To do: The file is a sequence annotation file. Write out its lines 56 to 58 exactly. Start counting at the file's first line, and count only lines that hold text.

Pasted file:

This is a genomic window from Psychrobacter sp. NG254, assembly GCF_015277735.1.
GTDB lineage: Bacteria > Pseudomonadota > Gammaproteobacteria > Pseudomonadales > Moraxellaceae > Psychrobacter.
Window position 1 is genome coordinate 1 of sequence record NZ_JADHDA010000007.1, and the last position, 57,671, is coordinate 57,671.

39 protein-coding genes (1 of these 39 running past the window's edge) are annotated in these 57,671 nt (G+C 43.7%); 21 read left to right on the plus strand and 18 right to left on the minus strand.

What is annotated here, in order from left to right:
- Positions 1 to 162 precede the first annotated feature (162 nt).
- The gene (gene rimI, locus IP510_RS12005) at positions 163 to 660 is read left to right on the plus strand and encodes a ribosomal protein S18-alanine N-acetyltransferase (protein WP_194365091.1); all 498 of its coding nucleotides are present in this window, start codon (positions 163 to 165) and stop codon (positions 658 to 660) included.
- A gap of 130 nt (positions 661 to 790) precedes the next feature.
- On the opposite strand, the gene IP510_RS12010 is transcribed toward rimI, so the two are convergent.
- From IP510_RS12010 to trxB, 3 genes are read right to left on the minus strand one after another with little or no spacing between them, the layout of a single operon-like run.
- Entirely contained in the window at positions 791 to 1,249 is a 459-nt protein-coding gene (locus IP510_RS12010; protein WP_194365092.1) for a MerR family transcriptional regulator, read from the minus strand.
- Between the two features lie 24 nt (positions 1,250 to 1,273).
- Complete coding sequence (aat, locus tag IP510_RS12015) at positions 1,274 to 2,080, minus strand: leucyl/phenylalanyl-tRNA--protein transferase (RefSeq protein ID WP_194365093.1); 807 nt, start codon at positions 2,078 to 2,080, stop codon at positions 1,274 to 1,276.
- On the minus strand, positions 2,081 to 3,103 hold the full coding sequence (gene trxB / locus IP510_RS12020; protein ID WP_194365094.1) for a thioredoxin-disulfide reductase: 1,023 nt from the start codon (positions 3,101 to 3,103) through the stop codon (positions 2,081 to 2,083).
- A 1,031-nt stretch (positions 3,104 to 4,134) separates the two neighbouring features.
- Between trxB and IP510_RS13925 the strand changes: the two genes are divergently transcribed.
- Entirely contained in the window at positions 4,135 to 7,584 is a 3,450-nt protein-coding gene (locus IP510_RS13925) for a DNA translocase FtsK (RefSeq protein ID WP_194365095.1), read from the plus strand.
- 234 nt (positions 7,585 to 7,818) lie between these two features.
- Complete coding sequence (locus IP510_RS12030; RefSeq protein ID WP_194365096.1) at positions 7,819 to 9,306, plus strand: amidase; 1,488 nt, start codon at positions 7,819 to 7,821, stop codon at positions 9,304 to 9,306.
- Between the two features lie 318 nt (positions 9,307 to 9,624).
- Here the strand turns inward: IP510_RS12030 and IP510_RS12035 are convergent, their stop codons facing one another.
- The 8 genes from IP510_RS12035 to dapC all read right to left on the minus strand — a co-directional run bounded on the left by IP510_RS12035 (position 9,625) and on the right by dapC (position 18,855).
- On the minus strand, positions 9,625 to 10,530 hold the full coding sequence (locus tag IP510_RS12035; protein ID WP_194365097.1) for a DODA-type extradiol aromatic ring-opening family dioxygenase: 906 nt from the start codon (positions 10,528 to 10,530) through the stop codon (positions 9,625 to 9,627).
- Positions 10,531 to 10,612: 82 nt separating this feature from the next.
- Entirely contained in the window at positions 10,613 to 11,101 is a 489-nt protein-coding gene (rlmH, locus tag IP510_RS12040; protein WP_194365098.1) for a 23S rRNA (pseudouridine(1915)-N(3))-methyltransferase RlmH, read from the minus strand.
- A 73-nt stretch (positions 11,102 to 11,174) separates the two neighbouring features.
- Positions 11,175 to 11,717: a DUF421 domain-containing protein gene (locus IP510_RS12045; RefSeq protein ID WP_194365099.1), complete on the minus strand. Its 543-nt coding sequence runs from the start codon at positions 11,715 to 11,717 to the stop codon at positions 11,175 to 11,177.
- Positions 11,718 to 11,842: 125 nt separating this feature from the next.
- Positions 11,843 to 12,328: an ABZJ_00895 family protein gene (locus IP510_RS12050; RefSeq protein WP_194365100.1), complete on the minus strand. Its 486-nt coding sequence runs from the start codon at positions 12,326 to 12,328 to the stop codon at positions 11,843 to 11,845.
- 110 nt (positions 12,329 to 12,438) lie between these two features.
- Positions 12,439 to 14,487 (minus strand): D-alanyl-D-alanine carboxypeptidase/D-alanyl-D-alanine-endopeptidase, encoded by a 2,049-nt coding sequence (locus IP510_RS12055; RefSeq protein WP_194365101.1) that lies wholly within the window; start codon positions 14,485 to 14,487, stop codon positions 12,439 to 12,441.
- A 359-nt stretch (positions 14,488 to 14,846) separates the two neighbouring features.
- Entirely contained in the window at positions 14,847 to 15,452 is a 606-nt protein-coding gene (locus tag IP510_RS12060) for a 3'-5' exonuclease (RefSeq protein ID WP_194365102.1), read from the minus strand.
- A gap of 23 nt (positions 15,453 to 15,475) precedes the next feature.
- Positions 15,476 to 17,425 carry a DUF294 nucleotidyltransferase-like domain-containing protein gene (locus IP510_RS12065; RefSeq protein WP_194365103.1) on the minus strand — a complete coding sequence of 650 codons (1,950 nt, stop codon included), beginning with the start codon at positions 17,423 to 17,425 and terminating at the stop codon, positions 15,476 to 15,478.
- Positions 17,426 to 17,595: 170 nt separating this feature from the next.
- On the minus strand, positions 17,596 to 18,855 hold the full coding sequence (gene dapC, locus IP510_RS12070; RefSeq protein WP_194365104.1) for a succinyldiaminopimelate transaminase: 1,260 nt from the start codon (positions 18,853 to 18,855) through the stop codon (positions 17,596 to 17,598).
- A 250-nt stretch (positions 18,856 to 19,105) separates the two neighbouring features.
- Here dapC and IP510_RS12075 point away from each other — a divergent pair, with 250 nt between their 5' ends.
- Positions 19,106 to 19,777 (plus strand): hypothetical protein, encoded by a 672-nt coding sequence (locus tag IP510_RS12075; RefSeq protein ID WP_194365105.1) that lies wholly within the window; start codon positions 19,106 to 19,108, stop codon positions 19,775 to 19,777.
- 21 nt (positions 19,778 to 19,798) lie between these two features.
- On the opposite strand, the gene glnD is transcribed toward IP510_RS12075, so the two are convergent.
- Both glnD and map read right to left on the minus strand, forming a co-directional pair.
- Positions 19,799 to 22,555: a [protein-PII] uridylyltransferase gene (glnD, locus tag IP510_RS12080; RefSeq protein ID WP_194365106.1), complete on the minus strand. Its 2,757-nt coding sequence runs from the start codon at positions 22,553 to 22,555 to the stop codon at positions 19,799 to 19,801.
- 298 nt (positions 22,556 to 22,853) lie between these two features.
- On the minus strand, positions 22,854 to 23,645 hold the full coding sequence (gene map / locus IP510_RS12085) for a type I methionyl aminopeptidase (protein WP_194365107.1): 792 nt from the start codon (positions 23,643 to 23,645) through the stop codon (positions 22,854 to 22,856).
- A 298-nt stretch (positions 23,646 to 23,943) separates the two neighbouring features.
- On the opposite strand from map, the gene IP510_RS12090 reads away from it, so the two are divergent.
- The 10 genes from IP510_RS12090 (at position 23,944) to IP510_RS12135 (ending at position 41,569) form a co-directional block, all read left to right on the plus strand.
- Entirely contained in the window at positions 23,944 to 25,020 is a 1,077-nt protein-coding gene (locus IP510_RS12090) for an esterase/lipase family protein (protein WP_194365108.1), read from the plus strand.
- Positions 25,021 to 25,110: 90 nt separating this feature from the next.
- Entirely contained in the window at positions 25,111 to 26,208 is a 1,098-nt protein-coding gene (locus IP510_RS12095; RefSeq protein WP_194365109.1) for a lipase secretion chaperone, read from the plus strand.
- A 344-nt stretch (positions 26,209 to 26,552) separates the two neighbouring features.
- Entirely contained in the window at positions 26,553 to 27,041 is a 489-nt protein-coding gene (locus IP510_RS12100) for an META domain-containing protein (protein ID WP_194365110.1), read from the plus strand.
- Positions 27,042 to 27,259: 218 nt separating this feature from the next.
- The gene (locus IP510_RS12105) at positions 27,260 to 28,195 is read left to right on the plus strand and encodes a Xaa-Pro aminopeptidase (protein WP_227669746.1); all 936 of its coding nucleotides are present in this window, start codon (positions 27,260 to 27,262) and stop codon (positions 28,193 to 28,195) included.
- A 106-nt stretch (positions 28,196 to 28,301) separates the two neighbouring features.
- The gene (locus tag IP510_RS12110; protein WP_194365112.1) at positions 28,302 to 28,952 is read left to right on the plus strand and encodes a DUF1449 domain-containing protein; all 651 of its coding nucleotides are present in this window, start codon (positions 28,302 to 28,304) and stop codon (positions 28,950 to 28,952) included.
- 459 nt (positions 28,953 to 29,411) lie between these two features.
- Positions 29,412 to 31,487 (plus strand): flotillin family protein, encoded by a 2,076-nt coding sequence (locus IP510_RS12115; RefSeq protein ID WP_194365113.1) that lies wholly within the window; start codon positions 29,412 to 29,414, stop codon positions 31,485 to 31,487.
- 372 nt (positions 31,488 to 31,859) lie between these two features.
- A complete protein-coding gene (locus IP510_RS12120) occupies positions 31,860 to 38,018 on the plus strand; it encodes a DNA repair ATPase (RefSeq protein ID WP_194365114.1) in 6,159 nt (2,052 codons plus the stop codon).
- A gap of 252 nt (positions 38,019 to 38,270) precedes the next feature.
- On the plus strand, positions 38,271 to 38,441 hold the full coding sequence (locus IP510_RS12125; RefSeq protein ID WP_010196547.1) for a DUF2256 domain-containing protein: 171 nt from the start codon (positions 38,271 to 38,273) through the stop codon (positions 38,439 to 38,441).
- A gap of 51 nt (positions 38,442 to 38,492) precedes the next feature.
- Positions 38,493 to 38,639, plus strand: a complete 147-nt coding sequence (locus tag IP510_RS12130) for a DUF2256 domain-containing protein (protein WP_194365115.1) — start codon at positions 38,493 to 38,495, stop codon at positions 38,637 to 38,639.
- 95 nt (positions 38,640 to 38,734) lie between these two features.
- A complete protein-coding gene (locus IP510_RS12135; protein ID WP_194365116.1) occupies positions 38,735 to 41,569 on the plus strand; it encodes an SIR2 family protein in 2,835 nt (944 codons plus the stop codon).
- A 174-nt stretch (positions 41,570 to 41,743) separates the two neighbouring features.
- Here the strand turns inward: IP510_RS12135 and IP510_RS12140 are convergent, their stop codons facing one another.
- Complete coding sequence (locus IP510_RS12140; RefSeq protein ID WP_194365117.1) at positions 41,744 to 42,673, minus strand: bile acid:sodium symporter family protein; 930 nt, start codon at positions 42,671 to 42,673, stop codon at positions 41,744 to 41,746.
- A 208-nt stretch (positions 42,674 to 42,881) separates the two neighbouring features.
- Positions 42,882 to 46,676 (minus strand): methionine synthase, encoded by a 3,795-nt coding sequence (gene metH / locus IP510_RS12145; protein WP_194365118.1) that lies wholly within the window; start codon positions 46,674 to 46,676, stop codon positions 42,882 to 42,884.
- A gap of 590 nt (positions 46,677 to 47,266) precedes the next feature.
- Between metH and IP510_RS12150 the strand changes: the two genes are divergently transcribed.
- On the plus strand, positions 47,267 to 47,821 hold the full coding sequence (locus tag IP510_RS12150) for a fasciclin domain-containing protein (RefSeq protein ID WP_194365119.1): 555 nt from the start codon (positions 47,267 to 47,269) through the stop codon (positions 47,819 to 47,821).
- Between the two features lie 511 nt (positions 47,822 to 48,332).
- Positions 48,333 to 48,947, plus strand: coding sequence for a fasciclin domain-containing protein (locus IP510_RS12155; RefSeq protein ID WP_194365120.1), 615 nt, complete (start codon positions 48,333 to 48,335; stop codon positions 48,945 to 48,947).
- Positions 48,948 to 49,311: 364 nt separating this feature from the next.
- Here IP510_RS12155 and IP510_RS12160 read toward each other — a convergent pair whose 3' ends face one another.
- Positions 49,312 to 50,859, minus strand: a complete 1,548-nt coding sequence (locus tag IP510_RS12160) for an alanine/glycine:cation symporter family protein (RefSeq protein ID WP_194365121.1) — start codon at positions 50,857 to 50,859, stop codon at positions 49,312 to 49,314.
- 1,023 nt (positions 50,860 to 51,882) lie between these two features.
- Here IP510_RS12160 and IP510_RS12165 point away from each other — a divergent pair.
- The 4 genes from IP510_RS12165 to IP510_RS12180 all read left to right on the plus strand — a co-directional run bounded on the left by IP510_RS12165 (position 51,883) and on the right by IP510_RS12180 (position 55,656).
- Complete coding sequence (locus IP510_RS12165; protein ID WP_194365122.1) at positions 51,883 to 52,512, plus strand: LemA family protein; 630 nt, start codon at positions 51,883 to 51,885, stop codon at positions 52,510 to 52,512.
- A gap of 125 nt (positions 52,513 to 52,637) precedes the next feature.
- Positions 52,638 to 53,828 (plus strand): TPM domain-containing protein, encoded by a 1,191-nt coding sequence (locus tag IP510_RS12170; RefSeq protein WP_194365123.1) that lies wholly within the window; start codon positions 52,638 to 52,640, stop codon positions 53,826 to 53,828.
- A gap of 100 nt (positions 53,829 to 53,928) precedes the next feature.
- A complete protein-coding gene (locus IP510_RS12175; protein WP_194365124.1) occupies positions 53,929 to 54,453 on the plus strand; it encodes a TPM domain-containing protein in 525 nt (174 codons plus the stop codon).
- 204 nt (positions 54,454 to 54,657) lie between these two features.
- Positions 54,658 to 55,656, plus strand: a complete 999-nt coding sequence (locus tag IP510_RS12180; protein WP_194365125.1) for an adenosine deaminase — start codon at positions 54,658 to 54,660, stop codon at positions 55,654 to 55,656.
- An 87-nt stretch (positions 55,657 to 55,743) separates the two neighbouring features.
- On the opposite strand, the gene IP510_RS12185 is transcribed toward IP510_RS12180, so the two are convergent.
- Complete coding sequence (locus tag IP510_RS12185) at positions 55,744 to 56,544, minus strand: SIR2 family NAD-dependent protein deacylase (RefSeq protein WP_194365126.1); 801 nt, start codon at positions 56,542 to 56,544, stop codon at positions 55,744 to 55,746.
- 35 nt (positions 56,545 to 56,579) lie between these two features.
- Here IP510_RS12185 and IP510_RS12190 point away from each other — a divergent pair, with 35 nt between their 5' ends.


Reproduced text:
- The gene (locus IP510_RS12105) at positions 27,260 to 28,195 is read left to right on the plus strand and encodes a Xaa-Pro aminopeptidase (protein WP_227669746.1); all 936 of its coding nucleotides are present in this window, start codon (positions 27,260 to 27,262) and stop codon (positions 28,193 to 28,195) included.
- A 106-nt stretch (positions 28,196 to 28,301) separates the two neighbouring features.
- The gene (locus tag IP510_RS12110; protein WP_194365112.1) at positions 28,302 to 28,952 is read left to right on the plus strand and encodes a DUF1449 domain-containing protein; all 651 of its coding nucleotides are present in this window, start codon (positions 28,302 to 28,304) and stop codon (positions 28,950 to 28,952) included.